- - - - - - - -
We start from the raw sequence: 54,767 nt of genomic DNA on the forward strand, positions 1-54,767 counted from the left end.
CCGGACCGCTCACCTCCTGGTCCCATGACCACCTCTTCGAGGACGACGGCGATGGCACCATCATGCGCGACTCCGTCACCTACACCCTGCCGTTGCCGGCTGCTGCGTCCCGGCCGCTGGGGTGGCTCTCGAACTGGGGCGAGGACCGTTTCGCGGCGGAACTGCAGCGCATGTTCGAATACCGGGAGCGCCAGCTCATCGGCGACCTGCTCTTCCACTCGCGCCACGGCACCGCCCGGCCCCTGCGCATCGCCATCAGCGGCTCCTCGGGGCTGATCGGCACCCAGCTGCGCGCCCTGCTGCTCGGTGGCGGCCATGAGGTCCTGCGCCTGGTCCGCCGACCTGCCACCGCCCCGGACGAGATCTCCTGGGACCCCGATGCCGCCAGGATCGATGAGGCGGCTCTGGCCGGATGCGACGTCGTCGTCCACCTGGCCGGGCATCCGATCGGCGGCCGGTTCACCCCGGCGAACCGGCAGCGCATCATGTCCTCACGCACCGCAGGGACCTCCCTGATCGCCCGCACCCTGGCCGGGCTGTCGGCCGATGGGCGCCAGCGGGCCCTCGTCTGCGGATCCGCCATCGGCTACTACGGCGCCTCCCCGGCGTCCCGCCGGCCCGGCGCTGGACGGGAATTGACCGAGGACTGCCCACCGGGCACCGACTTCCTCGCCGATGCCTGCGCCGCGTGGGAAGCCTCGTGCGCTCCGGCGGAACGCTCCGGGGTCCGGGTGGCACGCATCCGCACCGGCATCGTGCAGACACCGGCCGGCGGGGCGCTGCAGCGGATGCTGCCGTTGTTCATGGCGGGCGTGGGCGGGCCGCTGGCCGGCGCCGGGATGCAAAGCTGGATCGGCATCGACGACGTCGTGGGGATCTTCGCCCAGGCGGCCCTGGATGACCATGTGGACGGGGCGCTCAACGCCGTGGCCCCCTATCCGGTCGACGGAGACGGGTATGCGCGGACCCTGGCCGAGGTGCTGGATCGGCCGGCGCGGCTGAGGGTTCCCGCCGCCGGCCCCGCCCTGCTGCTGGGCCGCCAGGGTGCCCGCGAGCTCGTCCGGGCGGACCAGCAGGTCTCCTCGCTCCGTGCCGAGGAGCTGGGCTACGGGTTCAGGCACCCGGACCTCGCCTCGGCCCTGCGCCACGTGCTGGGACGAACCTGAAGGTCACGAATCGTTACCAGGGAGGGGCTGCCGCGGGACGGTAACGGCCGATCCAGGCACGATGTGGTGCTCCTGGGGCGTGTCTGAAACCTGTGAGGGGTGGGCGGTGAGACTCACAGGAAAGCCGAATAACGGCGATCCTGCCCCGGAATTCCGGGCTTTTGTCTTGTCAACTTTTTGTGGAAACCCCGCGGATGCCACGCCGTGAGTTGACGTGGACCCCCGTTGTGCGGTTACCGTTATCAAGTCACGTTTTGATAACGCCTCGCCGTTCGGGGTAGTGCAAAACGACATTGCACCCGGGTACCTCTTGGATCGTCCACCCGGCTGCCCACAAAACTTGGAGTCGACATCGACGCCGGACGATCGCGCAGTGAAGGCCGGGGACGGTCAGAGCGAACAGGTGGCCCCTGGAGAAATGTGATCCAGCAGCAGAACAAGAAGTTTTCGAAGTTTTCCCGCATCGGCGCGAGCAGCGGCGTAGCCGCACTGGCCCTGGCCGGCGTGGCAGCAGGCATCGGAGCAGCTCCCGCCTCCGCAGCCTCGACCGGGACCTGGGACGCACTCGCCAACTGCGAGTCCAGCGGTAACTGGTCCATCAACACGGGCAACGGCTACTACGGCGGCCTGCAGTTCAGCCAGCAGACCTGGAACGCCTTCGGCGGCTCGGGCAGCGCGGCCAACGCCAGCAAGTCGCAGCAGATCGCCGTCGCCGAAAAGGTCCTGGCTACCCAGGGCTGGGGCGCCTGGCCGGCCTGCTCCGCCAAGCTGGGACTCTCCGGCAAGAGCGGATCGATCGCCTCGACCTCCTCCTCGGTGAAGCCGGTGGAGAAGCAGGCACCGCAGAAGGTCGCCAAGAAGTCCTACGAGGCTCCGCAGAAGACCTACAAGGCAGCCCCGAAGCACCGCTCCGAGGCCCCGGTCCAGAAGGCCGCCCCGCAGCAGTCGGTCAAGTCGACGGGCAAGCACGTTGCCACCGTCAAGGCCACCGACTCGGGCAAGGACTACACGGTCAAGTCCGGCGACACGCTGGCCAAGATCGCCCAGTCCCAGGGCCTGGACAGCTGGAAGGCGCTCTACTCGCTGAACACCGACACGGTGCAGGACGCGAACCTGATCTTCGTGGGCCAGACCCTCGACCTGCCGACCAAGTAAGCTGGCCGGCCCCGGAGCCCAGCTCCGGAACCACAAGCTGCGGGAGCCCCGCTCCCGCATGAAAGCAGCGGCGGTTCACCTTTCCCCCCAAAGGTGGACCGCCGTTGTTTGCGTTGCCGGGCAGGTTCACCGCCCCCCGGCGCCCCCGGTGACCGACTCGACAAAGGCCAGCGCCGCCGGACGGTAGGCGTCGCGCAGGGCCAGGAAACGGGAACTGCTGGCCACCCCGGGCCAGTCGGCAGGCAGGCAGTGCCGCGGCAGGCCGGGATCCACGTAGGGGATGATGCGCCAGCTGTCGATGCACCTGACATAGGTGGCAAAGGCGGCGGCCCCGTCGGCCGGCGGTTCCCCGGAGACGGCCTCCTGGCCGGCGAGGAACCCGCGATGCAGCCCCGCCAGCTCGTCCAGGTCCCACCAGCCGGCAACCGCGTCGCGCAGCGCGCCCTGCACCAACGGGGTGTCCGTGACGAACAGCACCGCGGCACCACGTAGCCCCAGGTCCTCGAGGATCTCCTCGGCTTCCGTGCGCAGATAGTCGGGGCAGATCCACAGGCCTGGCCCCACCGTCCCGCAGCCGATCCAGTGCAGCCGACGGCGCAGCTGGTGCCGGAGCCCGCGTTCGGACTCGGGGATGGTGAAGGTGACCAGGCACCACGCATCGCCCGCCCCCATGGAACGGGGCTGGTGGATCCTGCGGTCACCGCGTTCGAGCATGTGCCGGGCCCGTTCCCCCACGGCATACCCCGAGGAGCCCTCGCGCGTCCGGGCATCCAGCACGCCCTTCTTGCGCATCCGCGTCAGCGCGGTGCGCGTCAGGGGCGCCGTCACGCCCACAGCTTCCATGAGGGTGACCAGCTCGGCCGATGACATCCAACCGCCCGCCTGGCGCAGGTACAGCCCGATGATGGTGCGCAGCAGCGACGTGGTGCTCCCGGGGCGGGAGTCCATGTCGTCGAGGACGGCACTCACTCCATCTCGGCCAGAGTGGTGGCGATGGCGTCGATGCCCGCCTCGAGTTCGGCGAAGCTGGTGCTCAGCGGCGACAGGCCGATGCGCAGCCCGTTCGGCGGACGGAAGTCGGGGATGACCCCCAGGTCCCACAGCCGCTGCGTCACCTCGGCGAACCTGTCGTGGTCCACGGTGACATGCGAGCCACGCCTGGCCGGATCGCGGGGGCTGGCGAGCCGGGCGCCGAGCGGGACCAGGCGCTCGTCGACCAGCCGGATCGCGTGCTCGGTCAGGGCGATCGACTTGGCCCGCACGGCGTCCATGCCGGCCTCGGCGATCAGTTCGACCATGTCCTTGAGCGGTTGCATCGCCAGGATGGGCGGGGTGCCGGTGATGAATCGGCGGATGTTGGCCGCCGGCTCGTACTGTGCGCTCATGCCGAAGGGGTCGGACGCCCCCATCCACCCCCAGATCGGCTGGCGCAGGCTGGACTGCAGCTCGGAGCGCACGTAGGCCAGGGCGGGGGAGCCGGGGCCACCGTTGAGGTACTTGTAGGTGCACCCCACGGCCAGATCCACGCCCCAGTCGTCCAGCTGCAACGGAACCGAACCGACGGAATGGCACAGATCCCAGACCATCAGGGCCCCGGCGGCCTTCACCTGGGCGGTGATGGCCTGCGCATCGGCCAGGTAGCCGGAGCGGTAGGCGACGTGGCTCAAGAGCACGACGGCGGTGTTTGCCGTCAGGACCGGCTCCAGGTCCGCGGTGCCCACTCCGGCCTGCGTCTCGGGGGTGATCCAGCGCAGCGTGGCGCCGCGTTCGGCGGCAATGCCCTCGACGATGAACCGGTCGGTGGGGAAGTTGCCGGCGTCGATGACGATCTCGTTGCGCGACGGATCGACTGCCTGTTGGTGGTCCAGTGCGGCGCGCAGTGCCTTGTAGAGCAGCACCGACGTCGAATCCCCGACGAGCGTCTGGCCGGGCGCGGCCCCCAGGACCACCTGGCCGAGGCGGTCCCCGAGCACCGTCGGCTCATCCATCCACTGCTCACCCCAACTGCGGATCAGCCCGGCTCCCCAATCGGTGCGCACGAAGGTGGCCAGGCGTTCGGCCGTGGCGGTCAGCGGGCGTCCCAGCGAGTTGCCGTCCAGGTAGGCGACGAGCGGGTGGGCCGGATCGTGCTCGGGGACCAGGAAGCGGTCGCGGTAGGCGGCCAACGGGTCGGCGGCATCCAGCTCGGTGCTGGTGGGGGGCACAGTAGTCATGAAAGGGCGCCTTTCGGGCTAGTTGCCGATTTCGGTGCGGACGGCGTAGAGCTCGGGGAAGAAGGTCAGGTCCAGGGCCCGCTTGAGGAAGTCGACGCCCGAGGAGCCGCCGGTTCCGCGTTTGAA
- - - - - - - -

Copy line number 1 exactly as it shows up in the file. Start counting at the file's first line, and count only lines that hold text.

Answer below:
We start from the raw sequence: 54,767 nt of genomic DNA on the forward strand, positions 1-54,767 counted from the left end.